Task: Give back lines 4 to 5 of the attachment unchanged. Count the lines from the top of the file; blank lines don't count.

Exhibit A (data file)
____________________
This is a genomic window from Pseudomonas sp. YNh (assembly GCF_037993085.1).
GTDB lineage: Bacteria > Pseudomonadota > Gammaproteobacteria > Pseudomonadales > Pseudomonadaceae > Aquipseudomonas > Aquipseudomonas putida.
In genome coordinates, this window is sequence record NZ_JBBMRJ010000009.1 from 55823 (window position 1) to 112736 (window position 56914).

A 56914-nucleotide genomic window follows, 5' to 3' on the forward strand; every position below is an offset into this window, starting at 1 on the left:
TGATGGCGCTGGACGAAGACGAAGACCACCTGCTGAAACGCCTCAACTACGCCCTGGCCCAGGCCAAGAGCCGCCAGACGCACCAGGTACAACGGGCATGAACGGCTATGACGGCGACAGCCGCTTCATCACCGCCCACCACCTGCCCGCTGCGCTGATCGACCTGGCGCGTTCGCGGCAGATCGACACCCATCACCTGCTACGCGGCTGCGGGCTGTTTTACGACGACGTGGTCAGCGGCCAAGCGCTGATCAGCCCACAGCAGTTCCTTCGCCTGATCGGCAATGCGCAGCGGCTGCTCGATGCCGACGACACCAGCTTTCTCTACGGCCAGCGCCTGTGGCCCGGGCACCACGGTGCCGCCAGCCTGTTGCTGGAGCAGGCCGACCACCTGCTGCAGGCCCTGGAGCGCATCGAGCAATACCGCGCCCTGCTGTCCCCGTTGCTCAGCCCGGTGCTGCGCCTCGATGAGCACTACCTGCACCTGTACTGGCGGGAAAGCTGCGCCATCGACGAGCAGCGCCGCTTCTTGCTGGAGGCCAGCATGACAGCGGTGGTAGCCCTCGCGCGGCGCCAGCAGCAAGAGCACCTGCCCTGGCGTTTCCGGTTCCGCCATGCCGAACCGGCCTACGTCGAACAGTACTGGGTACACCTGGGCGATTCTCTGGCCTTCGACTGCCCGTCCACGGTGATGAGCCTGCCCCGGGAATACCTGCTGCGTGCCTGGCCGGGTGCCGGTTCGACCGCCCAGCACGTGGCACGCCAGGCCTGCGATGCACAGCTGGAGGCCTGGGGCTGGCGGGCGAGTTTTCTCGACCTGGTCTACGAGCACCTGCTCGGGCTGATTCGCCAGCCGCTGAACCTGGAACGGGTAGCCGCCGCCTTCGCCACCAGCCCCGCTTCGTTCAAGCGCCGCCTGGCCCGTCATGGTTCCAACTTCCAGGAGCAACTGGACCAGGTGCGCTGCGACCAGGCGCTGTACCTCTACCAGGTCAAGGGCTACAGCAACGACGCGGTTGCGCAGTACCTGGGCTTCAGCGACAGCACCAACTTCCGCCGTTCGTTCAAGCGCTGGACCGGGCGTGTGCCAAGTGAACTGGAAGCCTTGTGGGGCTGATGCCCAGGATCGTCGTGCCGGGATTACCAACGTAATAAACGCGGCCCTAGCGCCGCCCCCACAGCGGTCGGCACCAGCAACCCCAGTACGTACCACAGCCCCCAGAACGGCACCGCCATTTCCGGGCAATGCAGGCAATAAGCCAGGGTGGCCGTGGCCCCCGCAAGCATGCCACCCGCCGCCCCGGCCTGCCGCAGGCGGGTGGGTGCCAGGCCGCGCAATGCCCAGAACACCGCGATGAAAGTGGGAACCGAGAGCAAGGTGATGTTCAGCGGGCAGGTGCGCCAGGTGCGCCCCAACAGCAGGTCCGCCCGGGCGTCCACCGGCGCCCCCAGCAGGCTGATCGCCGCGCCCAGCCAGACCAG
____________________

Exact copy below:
A 56914-nucleotide genomic window follows, 5' to 3' on the forward strand; every position below is an offset into this window, starting at 1 on the left:
TGATGGCGCTGGACGAAGACGAAGACCACCTGCTGAAACGCCTCAACTACGCCCTGGCCCAGGCCAAGAGCCGCCAGACGCACCAGGTACAACGGGCATGAACGGCTATGACGGCGACAGCCGCTTCATCACCGCCCACCACCTGCCCGCTGCGCTGATCGACCTGGCGCGTTCGCGGCAGATCGACACCCATCACCTGCTACGCGGCTGCGGGCTGTTTTACGACGACGTGGTCAGCGGCCAAGCGCTGATCAGCCCACAGCAGTTCCTTCGCCTGATCGGCAATGCGCAGCGGCTGCTCGATGCCGACGACACCAGCTTTCTCTACGGCCAGCGCCTGTGGCCCGGGCACCACGGTGCCGCCAGCCTGTTGCTGGAGCAGGCCGACCACCTGCTGCAGGCCCTGGAGCGCATCGAGCAATACCGCGCCCTGCTGTCCCCGTTGCTCAGCCCGGTGCTGCGCCTCGATGAGCACTACCTGCACCTGTACTGGCGGGAAAGCTGCGCCATCGACGAGCAGCGCCGCTTCTTGCTGGAGGCCAGCATGACAGCGGTGGTAGCCCTCGCGCGGCGCCAGCAGCAAGAGCACCTGCCCTGGCGTTTCCGGTTCCGCCATGCCGAACCGGCCTACGTCGAACAGTACTGGGTACACCTGGGCGATTCTCTGGCCTTCGACTGCCCGTCCACGGTGATGAGCCTGCCCCGGGAATACCTGCTGCGTGCCTGGCCGGGTGCCGGTTCGACCGCCCAGCACGTGGCACGCCAGGCCTGCGATGCACAGCTGGAGGCCTGGGGCTGGCGGGCGAGTTTTCTCGACCTGGTCTACGAGCACCTGCTCGGGCTGATTCGCCAGCCGCTGAACCTGGAACGGGTAGCCGCCGCCTTCGCCACCAGCCCCGCTTCGTTCAAGCGCCGCCTGGCCCGTCATGGTTCCAACTTCCAGGAGCAACTGGACCAGGTGCGCTGCGACCAGGCGCTGTACCTCTACCAGGTCAAGGGCTACAGCAACGACGCGGTTGCGCAGTACCTGGGCTTCAGCGACAGCACCAACTTCCGCCGTTCGTTCAAGCGCTGGACCGGGCGTGTGCCAAGTGAACTGGAAGCCTTGTGGGGCTGATGCCCAGGATCGTCGTGCCGGGATTACCAACGTAATAAACGCGGCCCTAGCGCCGCCCCCACAGCGGTCGGCACCAGCAACCCCAGTACGTACCACAGCCCCCAGAACGGCACCGCCATTTCCGGGCAATGCAGGCAATAAGCCAGGGTGGCCGTGGCCCCCGCAAGCATGCCACCCGCCGCCCCGGCCTGCCGCAGGCGGGTGGGTGCCAGGCCGCGCAATGCCCAGAACACCGCGATGAAAGTGGGAACCGAGAGCAAGGTGATGTTCAGCGGGCAGGTGCGCCAGGTGCGCCCCAACAGCAGGTCCGCCCGGGCGTCCACCGGCGCCCCCAGCAGGCTGATCGCCGCGCCCAGCCAGACCAG